The Record Collection

Stanley Turrentine with The 3 Sounds: Blue Hour [the complete sessions] (1960)

Blue Note 24586

Blue Hour [Complete Sessions]

Track list:

01 – I Want A Little Girl
02 – Gee Baby, Ain’t I Good To You
03 – Blue Riff
04 – Since I Fell For You
05 – Willow Weep For Me

01 – Blues In The Closet
02 – Just In Time
03 – Gee Baby, Ain’t I Good To You (alt tk)
04 – Where or When
05 – Blue Hour
06 – There Is No Greater Love
07 – Alone Together
08 – Strike Up The Band


Stanley Turrentine – tenor sax;
Gene Harris – piano;
Andrew Simpkins – bass;
Bill Dowdy – drums.

CD1 and CD2 #1-3 recorded at Van Gelder Studio, Englewood Cliffs, New Jersey; December 16, 1960.
CD2 #4-8 recorded at Van Gelder Studio, Englewood Cliffs, New Jersey; June 29, 1960.

Producer: Alfred Lion
Recording Engineer: Rudy van Gelder

Cover design: Reid Miles
Cover photography: Francis Wolff

CD1 originally issued as Blue Note (BST 84057)
Stanley Turrentine & the Three Sounds were initially featured together on an album called Blue Hour, which was a very relaxed and bluesy release.

The spaciousness of “I Want a Little Girl” makes the listener savor every note, while “Gee Baby, Ain’t I Good to You” is played with an almost identical tempo and feeling.

Gene Harris’ “Blue Riff” picks up the pace a good bit, before “Since I Fell for You” and “Willow Weep for Me” once again slow the proceedings back to a late-night feeling.

Turrentine’s tenor sax is in top form, while Harris is the consummate blues pianist in his supporting role.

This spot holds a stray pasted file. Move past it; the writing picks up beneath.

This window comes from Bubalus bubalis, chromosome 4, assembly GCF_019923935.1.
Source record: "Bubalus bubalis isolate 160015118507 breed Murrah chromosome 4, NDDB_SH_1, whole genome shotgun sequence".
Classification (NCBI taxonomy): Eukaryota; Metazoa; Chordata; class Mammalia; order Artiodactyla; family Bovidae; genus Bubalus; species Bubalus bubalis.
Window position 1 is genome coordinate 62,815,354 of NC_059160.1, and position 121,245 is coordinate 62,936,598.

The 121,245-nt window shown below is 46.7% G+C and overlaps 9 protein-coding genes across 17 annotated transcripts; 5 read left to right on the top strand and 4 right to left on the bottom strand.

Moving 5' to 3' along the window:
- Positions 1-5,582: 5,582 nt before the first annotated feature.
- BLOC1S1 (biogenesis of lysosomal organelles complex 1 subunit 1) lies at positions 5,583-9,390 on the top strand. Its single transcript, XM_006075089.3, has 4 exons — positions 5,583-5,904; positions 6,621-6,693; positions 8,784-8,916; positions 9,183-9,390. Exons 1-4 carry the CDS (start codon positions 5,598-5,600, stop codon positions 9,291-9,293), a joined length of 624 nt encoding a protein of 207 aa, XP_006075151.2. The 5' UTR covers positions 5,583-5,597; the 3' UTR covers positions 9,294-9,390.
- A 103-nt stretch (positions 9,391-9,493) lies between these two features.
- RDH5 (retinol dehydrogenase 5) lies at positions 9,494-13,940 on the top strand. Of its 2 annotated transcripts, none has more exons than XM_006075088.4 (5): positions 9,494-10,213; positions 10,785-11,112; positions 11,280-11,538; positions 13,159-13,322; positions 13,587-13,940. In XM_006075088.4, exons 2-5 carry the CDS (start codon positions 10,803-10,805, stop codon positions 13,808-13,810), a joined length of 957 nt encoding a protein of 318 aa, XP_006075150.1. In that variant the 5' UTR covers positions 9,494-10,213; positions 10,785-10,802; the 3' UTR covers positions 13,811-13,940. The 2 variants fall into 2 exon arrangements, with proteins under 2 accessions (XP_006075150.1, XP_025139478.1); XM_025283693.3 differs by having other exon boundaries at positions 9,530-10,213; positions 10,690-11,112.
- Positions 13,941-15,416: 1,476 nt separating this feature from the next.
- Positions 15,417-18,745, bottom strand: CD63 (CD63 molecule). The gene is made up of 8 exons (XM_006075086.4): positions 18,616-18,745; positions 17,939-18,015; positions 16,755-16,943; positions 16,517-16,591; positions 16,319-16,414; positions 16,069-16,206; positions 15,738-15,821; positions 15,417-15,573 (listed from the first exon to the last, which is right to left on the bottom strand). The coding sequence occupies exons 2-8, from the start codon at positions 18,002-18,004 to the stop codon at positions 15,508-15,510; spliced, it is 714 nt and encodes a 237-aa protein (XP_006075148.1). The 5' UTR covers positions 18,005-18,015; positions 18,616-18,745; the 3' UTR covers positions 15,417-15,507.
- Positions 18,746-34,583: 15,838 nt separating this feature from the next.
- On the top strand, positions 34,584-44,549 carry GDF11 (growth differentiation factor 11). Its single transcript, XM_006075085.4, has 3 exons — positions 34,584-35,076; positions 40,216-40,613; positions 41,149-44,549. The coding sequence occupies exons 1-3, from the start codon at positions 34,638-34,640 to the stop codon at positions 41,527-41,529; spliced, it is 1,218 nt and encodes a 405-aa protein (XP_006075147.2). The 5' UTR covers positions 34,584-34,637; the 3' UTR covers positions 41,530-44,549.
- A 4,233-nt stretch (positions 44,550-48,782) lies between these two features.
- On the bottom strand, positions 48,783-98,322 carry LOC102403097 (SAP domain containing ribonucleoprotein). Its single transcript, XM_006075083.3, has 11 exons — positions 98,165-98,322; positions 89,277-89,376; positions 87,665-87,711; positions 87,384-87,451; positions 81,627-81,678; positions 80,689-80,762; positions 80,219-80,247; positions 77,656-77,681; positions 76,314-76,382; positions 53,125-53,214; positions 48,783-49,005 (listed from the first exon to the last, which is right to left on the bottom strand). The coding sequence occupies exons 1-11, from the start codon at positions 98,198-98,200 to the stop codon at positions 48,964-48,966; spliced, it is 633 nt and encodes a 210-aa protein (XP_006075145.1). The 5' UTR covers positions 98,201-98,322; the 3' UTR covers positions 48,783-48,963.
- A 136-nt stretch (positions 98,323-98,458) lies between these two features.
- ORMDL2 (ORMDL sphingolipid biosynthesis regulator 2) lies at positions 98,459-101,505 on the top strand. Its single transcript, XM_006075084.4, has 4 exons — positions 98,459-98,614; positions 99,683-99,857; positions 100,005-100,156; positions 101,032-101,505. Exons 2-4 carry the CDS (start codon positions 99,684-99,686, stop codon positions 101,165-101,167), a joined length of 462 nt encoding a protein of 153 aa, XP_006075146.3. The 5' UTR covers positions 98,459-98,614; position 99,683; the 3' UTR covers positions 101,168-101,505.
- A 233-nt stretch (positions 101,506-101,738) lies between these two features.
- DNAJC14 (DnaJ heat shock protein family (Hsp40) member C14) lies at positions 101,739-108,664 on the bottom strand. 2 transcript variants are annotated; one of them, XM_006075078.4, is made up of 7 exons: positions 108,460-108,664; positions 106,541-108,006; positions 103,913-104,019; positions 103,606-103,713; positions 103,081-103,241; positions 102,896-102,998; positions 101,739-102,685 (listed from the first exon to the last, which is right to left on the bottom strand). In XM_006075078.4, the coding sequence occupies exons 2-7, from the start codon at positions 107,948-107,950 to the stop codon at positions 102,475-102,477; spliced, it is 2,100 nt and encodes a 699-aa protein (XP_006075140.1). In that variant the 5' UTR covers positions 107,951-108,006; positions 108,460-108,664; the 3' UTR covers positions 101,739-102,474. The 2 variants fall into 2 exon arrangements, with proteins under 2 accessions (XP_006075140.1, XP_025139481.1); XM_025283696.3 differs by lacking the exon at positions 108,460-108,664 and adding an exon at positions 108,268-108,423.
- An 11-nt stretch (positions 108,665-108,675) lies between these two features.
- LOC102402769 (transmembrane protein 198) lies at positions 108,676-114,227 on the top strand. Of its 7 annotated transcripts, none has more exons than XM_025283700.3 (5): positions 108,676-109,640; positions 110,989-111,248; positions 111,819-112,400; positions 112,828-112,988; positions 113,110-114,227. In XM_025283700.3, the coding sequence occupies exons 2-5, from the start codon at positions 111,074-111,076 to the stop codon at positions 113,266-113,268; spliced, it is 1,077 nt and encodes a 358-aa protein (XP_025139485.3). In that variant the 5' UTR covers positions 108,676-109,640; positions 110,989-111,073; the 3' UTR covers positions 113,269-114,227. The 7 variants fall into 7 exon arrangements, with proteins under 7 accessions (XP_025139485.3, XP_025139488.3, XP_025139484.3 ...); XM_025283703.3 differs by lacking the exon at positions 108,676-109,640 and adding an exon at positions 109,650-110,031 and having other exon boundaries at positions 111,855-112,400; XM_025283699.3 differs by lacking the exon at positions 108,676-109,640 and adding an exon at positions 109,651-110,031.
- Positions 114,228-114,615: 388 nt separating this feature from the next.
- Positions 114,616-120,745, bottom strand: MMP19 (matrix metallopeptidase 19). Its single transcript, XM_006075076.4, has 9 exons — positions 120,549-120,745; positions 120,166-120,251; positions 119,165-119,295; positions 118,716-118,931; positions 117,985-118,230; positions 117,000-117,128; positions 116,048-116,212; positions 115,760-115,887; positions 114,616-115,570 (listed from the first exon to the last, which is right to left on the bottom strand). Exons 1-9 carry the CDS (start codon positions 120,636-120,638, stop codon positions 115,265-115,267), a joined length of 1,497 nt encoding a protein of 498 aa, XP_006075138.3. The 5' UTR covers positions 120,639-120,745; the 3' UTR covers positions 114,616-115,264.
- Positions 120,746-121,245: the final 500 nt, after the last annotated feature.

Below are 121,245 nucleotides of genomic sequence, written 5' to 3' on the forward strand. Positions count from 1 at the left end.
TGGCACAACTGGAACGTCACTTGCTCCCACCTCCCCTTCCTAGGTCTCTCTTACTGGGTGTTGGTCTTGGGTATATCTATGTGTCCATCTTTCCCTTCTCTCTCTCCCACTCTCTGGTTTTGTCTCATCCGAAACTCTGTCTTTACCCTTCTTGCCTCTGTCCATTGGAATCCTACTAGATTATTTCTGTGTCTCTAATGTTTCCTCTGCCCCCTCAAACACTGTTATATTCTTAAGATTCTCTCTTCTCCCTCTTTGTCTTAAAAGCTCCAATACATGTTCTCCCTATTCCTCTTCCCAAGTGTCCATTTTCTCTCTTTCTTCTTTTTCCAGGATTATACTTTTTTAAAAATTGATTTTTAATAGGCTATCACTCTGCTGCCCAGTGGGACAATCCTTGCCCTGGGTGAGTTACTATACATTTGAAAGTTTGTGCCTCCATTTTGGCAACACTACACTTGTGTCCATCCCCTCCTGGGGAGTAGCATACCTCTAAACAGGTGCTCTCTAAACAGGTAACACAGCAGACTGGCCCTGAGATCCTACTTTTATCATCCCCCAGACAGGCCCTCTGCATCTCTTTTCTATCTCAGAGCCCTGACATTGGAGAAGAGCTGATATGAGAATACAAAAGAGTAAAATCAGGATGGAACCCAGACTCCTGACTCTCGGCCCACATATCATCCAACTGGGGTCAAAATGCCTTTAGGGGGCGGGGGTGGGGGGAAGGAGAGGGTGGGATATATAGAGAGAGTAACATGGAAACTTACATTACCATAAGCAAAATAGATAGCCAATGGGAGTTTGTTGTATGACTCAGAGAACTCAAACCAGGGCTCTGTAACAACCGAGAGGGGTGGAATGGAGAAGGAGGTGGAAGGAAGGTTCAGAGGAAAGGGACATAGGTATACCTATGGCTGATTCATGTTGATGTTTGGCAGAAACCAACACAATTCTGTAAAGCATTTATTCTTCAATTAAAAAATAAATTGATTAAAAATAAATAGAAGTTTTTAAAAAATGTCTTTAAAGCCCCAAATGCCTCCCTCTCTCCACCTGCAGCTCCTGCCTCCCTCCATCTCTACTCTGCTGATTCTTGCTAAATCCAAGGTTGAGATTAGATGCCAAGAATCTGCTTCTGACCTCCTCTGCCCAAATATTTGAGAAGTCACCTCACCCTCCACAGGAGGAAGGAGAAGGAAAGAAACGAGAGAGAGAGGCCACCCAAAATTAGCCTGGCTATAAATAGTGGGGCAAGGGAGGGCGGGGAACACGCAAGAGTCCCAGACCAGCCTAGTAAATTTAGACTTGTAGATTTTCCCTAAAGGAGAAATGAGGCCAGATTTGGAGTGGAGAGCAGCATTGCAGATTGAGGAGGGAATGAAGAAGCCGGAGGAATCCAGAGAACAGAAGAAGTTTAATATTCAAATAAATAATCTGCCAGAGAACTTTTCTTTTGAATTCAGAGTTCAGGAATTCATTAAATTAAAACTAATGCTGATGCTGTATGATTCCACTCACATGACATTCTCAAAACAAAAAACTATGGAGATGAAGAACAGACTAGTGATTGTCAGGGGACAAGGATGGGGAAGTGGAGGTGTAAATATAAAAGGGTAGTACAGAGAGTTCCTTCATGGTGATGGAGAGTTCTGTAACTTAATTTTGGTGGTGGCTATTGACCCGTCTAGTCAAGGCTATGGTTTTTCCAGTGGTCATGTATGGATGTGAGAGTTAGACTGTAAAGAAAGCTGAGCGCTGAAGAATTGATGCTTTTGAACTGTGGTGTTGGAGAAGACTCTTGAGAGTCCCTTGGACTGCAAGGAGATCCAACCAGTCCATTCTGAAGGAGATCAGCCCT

After the first CD re-issue of Blue Hour went out of print, it was expanded into a two-CD set by Blue Note, with eight new unissued or alternate takes added on the second disc.

It is apparent right away that the original producer Alfred Lion was correct in withholding most of these recordings from release.

As well as Turrentine plays during “Blues in the Closet,” the rhythm section seems a bit stiff.

Harris’ piano is too much in the background on “Just in Time,” while the pianist’s composition “Blue Hour” doesn’t seem to be fully formed as a blues vehicle.

“Strike Up the Band” is the one truly up-tempo recording present on this release, but probably wasn’t issued previously because it is faded prematurely and it was so different from the producer’s concept for the originally conceived release.

Regardless, since both Stanley Turrentine and Gene Harris passed away within a year of each other in 2000, having additional music made available featuring these two fine musicians is most welcome.